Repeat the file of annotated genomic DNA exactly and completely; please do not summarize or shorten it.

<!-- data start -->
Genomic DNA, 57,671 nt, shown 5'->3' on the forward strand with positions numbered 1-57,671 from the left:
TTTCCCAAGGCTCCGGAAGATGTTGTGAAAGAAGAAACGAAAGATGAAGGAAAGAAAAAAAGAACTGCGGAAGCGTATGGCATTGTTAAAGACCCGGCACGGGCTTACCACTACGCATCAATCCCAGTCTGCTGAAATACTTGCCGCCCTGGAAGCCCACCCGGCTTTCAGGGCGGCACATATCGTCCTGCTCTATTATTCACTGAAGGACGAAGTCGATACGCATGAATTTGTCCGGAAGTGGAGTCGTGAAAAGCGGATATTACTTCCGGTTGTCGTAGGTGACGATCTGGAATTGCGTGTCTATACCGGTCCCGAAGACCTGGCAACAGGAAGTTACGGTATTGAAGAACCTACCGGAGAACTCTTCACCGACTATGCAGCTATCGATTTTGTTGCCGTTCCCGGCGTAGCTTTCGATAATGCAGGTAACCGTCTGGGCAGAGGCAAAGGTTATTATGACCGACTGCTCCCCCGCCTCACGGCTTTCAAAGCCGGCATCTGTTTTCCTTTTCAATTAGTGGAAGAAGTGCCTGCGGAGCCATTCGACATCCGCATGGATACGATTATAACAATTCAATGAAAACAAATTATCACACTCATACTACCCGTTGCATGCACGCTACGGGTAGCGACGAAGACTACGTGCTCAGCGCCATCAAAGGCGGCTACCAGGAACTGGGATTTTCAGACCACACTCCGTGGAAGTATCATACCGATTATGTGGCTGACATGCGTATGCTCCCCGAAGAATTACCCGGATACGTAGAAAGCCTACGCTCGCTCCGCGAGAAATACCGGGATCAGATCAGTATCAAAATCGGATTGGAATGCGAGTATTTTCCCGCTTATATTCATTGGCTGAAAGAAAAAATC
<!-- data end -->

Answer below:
Genomic DNA, 57,671 nt, shown 5'->3' on the forward strand with positions numbered 1-57,671 from the left:
TTTCCCAAGGCTCCGGAAGATGTTGTGAAAGAAGAAACGAAAGATGAAGGAAAGAAAAAAAGAACTGCGGAAGCGTATGGCATTGTTAAAGACCCGGCACGGGCTTACCACTACGCATCAATCCCAGTCTGCTGAAATACTTGCCGCCCTGGAAGCCCACCCGGCTTTCAGGGCGGCACATATCGTCCTGCTCTATTATTCACTGAAGGACGAAGTCGATACGCATGAATTTGTCCGGAAGTGGAGTCGTGAAAAGCGGATATTACTTCCGGTTGTCGTAGGTGACGATCTGGAATTGCGTGTCTATACCGGTCCCGAAGACCTGGCAACAGGAAGTTACGGTATTGAAGAACCTACCGGAGAACTCTTCACCGACTATGCAGCTATCGATTTTGTTGCCGTTCCCGGCGTAGCTTTCGATAATGCAGGTAACCGTCTGGGCAGAGGCAAAGGTTATTATGACCGACTGCTCCCCCGCCTCACGGCTTTCAAAGCCGGCATCTGTTTTCCTTTTCAATTAGTGGAAGAAGTGCCTGCGGAGCCATTCGACATCCGCATGGATACGATTATAACAATTCAATGAAAACAAATTATCACACTCATACTACCCGTTGCATGCACGCTACGGGTAGCGACGAAGACTACGTGCTCAGCGCCATCAAAGGCGGCTACCAGGAACTGGGATTTTCAGACCACACTCCGTGGAAGTATCATACCGATTATGTGGCTGACATGCGTATGCTCCCCGAAGAATTACCCGGATACGTAGAAAGCCTACGCTCGCTCCGCGAGAAATACCGGGATCAGATCAGTATCAAAATCGGATTGGAATGCGAGTATTTTCCCGCTTATATTCATTGGCTGAAAGAAAAAATC